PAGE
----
February 1, 2007 (Vol. 27, No. 3)
Aldehyde Dehydrogenase Marks the Cells that Respond to Damage Signals
Stem cell therapy promises to provide replacement cells to rebuild damaged spinal cords and hearts and solutions to other serious disorders. Biotechnology companies are searching for ways to optimize adult stem cells obtained from human bone marrow or blood as a source of therapeutic cells. The approach at Aldagen (www.aldagen.com) starts with identifying adult stem cells that express high levels of the enzyme aldehyde dehydrogenase (ALDH), which is highly expressed in blood and other stem cells and serves as a marker for progenitor cells.
“No one knows exactly why, but the enzyme is a marker for active stem cells that respond to damage signals and repair tissues,” says Andrew Balber, Ph.D., vp of preclinical development at Aldagen. The company reports that there is evidence to suggest that ALDH may be involved in the production of retinoids that regulate gene expression.
Aldagen’s technology, licensed from Duke University, relies on a substrate that detects cells expressing high levels of ALDH by generating an intense green fluorescence. These so-called ALDH bright cells are isolated and sorted using three different products based on the same technology. The company’s Aldesort product, sold to laboratories that process stem cells for clinical applications, includes all the reagents to carry out the reaction in human bone marrow, peripheral blood, or cord blood. The green fluorescence is detected using a cell sorter that separates the ALDH bright cells from other cells.
Another product, Aldecount, is FDA-approved for in vitro diagnostics to identify and enumerate ALDH bright cells by flow cytometry. The product can be used with fresh or frozen human peripheral blood, leukapheresis, umbilical cord blood, and bone marrow.
Obtaining a Spectrum of Cell Types
Many stem cell studies rely on unfractionated stem cells, which are obtained from bone marrow, then centrifuged before injection. Alternatively, researchers focus on a particular lineage of stem cells that must be cultured for four to eight weeks to obtain large amounts for infusion. In contrast, the population of cells isolated with Aldesort contains a mixture of different cells, rather than a homogenous cell type. “We’re more versatile and capture more of the important players,” says Dr. Balber.
The spectrum of cell types captured by Aldesort depends on the starting tissue, such as cord blood, peripheral blood, or bone marrow. ALDH bright cells contain different progenitors that give rise to a variety of important cell lines, including neurological and endothelial cells. The progenitor cells also communicate with each other to produce a variety of cytokines that mobilize endogenous stem cells and control the activity of other cells in the population. “In one pot we have all the possible players that can regenerate tissues,” Dr. Balber adds.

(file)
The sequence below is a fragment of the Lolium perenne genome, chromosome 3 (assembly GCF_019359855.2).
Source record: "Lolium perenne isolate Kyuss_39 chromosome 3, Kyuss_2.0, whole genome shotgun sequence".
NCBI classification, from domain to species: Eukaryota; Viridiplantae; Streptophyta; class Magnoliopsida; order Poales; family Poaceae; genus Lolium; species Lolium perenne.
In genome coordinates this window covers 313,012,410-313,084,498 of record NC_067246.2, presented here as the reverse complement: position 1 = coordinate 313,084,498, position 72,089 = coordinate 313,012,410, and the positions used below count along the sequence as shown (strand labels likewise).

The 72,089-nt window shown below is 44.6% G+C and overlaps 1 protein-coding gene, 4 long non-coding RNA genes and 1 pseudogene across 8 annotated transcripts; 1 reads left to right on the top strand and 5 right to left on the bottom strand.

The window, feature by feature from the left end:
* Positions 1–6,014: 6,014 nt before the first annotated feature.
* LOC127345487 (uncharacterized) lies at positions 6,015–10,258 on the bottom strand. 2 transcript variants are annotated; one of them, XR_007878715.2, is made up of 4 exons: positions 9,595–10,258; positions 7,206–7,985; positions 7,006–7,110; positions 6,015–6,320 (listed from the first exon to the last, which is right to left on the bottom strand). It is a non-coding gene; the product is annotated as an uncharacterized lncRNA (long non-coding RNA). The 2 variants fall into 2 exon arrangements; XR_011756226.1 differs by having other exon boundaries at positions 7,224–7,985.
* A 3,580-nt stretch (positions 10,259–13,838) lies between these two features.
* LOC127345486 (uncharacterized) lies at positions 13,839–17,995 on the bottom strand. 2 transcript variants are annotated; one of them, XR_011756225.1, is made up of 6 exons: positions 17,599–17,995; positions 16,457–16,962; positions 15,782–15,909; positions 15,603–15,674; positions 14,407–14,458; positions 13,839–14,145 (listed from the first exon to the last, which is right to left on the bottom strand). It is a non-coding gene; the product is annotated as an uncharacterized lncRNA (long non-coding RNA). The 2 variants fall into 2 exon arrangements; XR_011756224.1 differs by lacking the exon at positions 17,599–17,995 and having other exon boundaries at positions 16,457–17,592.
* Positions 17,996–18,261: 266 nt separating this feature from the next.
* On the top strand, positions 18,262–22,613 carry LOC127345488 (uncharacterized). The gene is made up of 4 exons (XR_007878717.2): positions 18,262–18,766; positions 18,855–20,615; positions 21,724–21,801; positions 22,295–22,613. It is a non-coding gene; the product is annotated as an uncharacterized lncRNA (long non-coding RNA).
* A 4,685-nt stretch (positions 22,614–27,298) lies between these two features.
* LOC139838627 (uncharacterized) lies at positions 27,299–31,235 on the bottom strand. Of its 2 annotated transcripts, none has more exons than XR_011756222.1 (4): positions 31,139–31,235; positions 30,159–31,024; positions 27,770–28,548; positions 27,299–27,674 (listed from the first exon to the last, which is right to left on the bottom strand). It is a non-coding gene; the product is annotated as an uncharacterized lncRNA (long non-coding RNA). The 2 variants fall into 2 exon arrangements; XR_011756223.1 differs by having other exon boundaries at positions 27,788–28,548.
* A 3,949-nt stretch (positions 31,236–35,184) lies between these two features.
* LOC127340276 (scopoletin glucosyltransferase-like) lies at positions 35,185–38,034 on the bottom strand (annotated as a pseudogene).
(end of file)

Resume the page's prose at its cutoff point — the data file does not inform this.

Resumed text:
The first clinical application of Aldesort is under way at Duke University Medical School. Joanne Kurtzberg, M.D., director of the Duke Pediatric Blood and Marrow Transplant Program, isolates ALDH bright cells with Aldesort from cord blood to treat children who have leukemia or who were born with genetic diseases. Dr. Kurtzberg has treated 14 patients in this study, and “the results are looking very encouraging,” says Thomas Amick, CEO of Aldagen.
At the Texas Heart Institute in Houston, Emerson Perin, M.D., and James Willerson, M.D., are injecting unfractionated bone marrow cells into patients’ hearts to repair damage from heart failure. In September 2006, they injected the first heart disease patient with ALDH bright cells to see if they more efficiently restore blood flow to damaged tissue. The pilot study, the first of its type in the U.S., according to the company, involves 10 patients.
Aldagen also has an approved IND to evaluate ALDH bright cells as a treatment for critical limb ischemia. Ten patients will receive injections of ALDH bright cells directly into muscle in the ischemic leg. Another 10 patients will receive bone marrow injections of unfractionated cells that are not processed with Aldesort. Patients will be monitored for safety and the ability of ALDH bright cells to reduce pain and increase exercise capacity.
Preclinical animal studies at Aldagen demonstrate that ALDH bright cells perform better than unfractionated cells. In animal models for angiogenesis, head-to-head comparisons of ALDH bright cells with unfractionated bone marrow cells show that Aldesort promotes more efficient healing. Although ALDH bright cells account for only about 1% of stem cells, Aldesort “pulls out concentrated cells that do the work, and they may get rid of other cells that get in the way of healing,” says Balber.
Cardiologists at Duke University Medical Center measure endothelial progenitor cells (EPC) with Aldecount. EPC are produced in bone marrow and travel to sites of arterial damage. Patients with lower levels of circulating EPC are less likely to repair cardiac damage, raising the risk for cardiac events. As few as one endothelial progenitor cell can occur in 10,000 blood cells, and the current methods for detection are subjective and time consuming. Aldecount offers a better method for identifying and measuring levels of EPC, according to Duke cardiologist Thomas Povsic, M.D. “EPC may be used to assess a patient’s degree of coronary artery disease or risk for suffering a heart attack.”
“We feel that we are heading in the right direction,” says Amick, “and the clinical work will back this up.” By focusing on ALDH bright cells, “which do everything, we ask them to do,” Amick adds that other applications for Aldagen’s technology will open up.